We're now well into Easter season, standing between Palm Sunday and Easter Friday. That is, we're standing between Jesus' victorious entry into Jerusalem as King, as Messiah, as the one who was going to deliver Israel (and all humanity!) and restore all things, and the day that so-called Messiah died a shameful, criminal's death on a cross - certainly not the sort of thing you'd expect of a mighty, powerful, sent-by-God King.
When Jesus entered the city the people were no doubt asking the all important question: who is this man? They would have heard about how he'd restored people's sight, healed cripples, challenged the religious authorities, spoken of freedom for the downtrodden, welcomed the outcast. In fact, just before Palm Sunday, in Bethany, Jesus had raised Lazarus from the dead. Here was the Messiah they were waiting for, the one who would stand with them in their pain and misery and fight for them. The one who had power over death!
Many in the crowd on Palm Sunday were there because of Lazarus. The story of Jesus raising Lazarus from the dead was so powerful that many were coming, not just to see the so-called Messiah, but to see the man the Messiah had raised. So many people were coming to Jesus because of Lazarus that the chief priests decided he needed to be killed as well (John 12:10-11).
So what happened between Palm Sunday and Easter Friday? How could the excitement, passion and hope of the Sunday so quickly dissolve to disillusionment, frustration, doubt, anger? How could the people who yelled "Blessed is he who comes in the name of the Lord" turn to yelling "Crucify him" in just a few days?! And how could the Lord of glory be crucified as a common criminal? No doubt you'll hear a sermon or two this weekend exploring some of these issues, so we won't explore them now...
The remarkable thing is, we still live between Sunday and Friday - between the victory of Jesus the King and the reality of suffering & death. Or better yet, we live between the tension of Easter Friday and Easter Sunday. Friday represents pain, suffering, sickness, sin - and how God steps into the midst of it. It's God coming alongside us in our mess, standing with us and taking upon himself everything that keeps us tied down, broken, distant to God. It's the ultimate expression of God's justice, where he says "The world isn't how it's supposed to be, and I'm not going to stand at a distance - I'm going to do something about it." But Friday's the day God's Messiah dies, when hope seems lost, when sin and death seems to have won. Sunday represents the victory, the defeat of death, the putting-back-together of everything broken and disjointed in the world. It's God's ultimate declaration that death isn't the final word, that God's justice will prevail, that the whole creation really will be liberated from it's groaning.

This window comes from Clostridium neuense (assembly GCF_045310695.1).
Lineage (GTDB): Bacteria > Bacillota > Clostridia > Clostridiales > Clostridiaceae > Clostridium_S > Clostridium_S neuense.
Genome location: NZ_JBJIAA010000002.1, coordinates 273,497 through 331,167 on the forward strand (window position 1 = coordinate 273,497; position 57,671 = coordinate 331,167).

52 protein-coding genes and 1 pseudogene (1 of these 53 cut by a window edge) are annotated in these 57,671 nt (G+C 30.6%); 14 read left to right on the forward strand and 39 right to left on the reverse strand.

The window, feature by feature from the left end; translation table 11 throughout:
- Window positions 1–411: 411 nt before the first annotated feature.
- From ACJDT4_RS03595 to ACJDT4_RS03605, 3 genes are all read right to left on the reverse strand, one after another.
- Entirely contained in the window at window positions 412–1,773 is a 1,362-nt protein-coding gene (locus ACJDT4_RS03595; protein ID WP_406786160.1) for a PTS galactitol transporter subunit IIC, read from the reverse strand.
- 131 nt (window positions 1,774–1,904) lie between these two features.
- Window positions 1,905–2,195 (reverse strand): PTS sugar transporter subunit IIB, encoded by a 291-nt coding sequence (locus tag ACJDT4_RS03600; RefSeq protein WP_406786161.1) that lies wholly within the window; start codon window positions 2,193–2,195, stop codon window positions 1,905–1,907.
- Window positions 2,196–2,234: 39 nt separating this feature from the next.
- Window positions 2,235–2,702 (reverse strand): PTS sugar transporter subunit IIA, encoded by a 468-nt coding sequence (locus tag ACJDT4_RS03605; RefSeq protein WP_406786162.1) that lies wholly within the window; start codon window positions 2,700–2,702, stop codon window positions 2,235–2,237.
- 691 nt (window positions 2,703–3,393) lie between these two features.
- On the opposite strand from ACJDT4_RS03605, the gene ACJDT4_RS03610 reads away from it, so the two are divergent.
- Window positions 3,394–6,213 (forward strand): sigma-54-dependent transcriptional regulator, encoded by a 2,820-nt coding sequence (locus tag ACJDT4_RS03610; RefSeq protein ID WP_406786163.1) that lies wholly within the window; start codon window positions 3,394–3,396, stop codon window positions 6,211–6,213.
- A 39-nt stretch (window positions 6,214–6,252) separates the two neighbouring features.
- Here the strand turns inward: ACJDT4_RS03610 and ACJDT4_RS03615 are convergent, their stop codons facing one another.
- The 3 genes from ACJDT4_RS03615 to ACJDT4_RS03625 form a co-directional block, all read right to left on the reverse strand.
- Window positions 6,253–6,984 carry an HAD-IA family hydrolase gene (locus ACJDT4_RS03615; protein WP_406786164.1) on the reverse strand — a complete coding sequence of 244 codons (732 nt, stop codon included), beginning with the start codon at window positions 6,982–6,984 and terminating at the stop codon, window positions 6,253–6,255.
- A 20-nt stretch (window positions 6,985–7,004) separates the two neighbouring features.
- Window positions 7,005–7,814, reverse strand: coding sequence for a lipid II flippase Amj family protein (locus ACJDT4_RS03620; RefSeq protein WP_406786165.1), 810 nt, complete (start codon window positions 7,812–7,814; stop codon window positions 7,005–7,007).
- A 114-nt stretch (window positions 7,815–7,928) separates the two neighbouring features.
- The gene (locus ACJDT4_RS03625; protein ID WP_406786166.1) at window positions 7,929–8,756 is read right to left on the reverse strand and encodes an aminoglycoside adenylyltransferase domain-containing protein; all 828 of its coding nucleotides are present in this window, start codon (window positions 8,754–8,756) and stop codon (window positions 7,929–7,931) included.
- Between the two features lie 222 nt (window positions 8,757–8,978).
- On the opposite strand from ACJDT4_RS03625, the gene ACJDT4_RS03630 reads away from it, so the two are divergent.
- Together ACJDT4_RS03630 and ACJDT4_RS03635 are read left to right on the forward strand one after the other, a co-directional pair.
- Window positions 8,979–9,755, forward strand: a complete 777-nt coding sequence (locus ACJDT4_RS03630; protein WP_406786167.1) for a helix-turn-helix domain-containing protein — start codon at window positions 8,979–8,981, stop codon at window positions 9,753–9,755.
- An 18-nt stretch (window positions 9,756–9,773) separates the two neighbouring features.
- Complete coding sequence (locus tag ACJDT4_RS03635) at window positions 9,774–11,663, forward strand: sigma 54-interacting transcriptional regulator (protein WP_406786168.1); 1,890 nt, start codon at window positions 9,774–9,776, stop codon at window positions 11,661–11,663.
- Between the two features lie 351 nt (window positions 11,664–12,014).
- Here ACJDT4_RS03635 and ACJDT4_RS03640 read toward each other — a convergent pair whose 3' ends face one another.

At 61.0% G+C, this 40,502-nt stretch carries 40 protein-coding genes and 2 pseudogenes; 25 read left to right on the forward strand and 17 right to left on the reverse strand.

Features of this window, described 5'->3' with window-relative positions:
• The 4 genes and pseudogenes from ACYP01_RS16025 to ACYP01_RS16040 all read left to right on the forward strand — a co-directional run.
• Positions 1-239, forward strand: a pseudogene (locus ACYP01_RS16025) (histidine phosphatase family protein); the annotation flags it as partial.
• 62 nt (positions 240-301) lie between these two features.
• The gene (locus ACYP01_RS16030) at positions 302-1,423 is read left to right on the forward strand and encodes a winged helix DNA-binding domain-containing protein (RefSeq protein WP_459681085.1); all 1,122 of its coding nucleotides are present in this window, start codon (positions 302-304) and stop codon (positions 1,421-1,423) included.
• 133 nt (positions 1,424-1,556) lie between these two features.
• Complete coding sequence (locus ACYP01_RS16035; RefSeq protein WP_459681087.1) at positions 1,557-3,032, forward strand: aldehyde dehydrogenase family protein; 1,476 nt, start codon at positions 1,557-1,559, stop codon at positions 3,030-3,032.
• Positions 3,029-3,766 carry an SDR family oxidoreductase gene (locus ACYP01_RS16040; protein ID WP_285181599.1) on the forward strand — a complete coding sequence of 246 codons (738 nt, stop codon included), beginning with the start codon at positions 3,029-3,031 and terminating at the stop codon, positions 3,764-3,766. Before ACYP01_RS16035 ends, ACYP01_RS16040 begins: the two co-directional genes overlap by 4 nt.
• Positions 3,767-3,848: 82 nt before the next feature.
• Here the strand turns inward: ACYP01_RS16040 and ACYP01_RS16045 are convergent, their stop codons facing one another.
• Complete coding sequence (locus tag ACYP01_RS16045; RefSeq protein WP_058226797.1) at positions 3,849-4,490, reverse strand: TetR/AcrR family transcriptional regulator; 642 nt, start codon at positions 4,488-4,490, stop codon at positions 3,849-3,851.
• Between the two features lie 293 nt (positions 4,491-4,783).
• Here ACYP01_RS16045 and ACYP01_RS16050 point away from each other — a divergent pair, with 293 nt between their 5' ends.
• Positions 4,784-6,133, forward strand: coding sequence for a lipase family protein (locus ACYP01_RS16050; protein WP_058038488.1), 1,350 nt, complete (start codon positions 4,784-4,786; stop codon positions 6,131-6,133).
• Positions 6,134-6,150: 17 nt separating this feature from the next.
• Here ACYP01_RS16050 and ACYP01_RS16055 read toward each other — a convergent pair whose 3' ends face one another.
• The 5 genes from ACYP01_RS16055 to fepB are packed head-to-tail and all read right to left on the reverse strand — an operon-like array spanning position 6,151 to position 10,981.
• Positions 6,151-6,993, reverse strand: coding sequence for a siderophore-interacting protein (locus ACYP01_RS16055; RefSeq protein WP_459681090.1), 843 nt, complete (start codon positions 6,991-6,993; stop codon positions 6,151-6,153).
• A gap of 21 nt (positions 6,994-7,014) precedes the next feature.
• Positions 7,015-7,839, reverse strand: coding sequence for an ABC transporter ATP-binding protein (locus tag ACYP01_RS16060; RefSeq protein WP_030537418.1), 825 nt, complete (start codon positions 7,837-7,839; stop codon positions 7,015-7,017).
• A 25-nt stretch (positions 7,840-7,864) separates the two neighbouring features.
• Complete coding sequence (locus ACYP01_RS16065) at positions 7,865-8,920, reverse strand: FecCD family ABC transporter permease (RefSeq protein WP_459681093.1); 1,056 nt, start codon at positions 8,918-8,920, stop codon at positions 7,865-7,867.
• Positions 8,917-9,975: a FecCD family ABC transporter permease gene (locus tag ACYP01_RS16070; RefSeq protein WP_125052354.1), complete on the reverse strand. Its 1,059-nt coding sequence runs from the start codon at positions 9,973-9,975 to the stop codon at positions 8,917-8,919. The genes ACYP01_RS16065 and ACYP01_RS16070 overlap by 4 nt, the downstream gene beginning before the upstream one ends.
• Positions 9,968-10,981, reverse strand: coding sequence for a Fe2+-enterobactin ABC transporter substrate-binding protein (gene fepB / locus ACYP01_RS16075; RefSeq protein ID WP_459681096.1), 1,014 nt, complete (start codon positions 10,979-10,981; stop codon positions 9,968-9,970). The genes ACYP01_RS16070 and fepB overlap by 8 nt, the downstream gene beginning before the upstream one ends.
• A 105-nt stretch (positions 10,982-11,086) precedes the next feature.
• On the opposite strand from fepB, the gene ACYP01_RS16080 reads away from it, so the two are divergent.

We live between Friday and Sunday.
We live in what is famously called "between the times" - between God's ultimate act of reconciling the world to himself through Jesus, and God actually putting all things back together. Jesus' death and resurrection - and the coming of the Spirit - was the down-payment, the guarantee, the foretaste of what God will do for all creation. And we get to experience it already - we experience forgiveness of sins, healing of sickness, God's peace, God's very presence. Yet we only experience it in part - we're forgiven and being transformed, but sin is not yet overcome. We witness radical cases of God's healing... but not everyone is healed. We know God's presence, but he often seems distant. We are stuck between the 'already' and the 'not-yet.'
Our Mission Partners, in many ways on the 'front-line' of what God is doing around the world, certainly experience this 'already/not-yet.' Many of them witness people coming to faith, people drawing nearer to God, people healed and set free. But they also experience unique sicknesses due to where they live, heightened stress, distance from family, sometimes fear of troubles or even disaster. In fact, at present there are a good number of our Mission Partners who are experiencing this 'not-yet' of our faith. We've recently told you about a cholera outbreak and drought where the Akesters are based. Dianne Bayley has been suffering due to a slipped disc in her back. Margaret Poynton fractured her tail bone and was diagnosed with malaria and dengue fever. Todd, the medical director of the hospital Miriam Tillman works, recently died from Lassa fever, a contagious illness that could potentially spread. And there are others who for various reasons we can't mention here.
During this Easter season we're encouraging the NZCMS family across the country to set aside some time for focused prayer for the physical, spiritual and emotional health of all our Mission Partners. Would you consider taking some time over this Easter to pray for our partners in all corners of the earth as they continue working with God 'between the times,' between the tragedy of Easter Friday and the victory of Easter Sunday?
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